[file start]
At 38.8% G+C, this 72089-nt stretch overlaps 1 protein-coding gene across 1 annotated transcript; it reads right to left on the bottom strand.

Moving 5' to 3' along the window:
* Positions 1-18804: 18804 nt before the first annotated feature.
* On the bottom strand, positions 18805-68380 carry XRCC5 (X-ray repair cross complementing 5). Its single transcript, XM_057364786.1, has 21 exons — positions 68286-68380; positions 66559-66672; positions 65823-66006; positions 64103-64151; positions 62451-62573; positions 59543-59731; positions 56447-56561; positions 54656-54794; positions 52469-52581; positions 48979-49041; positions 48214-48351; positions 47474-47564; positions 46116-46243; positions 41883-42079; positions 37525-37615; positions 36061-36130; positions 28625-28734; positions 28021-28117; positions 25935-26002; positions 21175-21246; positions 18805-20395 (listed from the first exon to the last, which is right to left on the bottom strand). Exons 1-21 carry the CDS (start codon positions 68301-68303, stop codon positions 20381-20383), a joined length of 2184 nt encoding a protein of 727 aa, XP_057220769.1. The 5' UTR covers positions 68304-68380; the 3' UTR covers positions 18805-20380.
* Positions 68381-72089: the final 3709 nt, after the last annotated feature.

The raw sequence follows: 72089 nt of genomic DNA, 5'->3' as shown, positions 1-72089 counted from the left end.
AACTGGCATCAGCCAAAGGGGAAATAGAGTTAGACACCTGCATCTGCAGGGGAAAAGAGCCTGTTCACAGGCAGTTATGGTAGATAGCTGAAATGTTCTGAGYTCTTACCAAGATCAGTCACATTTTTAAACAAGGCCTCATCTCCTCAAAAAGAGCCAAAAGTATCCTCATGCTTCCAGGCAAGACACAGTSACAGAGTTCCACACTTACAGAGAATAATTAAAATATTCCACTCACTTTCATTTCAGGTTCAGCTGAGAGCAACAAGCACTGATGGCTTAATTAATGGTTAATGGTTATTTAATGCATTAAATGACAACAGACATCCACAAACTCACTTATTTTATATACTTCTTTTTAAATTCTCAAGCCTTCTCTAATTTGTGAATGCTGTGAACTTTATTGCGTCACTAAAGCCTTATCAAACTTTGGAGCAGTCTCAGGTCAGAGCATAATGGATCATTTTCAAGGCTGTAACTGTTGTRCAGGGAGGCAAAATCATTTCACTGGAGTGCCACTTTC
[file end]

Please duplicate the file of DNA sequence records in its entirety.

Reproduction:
At 38.8% G+C, this 72089-nt stretch overlaps 1 protein-coding gene across 1 annotated transcript; it reads right to left on the bottom strand.

Moving 5' to 3' along the window:
* Positions 1-18804: 18804 nt before the first annotated feature.
* On the bottom strand, positions 18805-68380 carry XRCC5 (X-ray repair cross complementing 5). Its single transcript, XM_057364786.1, has 21 exons — positions 68286-68380; positions 66559-66672; positions 65823-66006; positions 64103-64151; positions 62451-62573; positions 59543-59731; positions 56447-56561; positions 54656-54794; positions 52469-52581; positions 48979-49041; positions 48214-48351; positions 47474-47564; positions 46116-46243; positions 41883-42079; positions 37525-37615; positions 36061-36130; positions 28625-28734; positions 28021-28117; positions 25935-26002; positions 21175-21246; positions 18805-20395 (listed from the first exon to the last, which is right to left on the bottom strand). Exons 1-21 carry the CDS (start codon positions 68301-68303, stop codon positions 20381-20383), a joined length of 2184 nt encoding a protein of 727 aa, XP_057220769.1. The 5' UTR covers positions 68304-68380; the 3' UTR covers positions 18805-20380.
* Positions 68381-72089: the final 3709 nt, after the last annotated feature.

The raw sequence follows: 72089 nt of genomic DNA, 5'->3' as shown, positions 1-72089 counted from the left end.
AACTGGCATCAGCCAAAGGGGAAATAGAGTTAGACACCTGCATCTGCAGGGGAAAAGAGCCTGTTCACAGGCAGTTATGGTAGATAGCTGAAATGTTCTGAGYTCTTACCAAGATCAGTCACATTTTTAAACAAGGCCTCATCTCCTCAAAAAGAGCCAAAAGTATCCTCATGCTTCCAGGCAAGACACAGTSACAGAGTTCCACACTTACAGAGAATAATTAAAATATTCCACTCACTTTCATTTCAGGTTCAGCTGAGAGCAACAAGCACTGATGGCTTAATTAATGGTTAATGGTTATTTAATGCATTAAATGACAACAGACATCCACAAACTCACTTATTTTATATACTTCTTTTTAAATTCTCAAGCCTTCTCTAATTTGTGAATGCTGTGAACTTTATTGCGTCACTAAAGCCTTATCAAACTTTGGAGCAGTCTCAGGTCAGAGCATAATGGATCATTTTCAAGGCTGTAACTGTTGTRCAGGGAGGCAAAATCATTTCACTGGAGTGCCACTTTC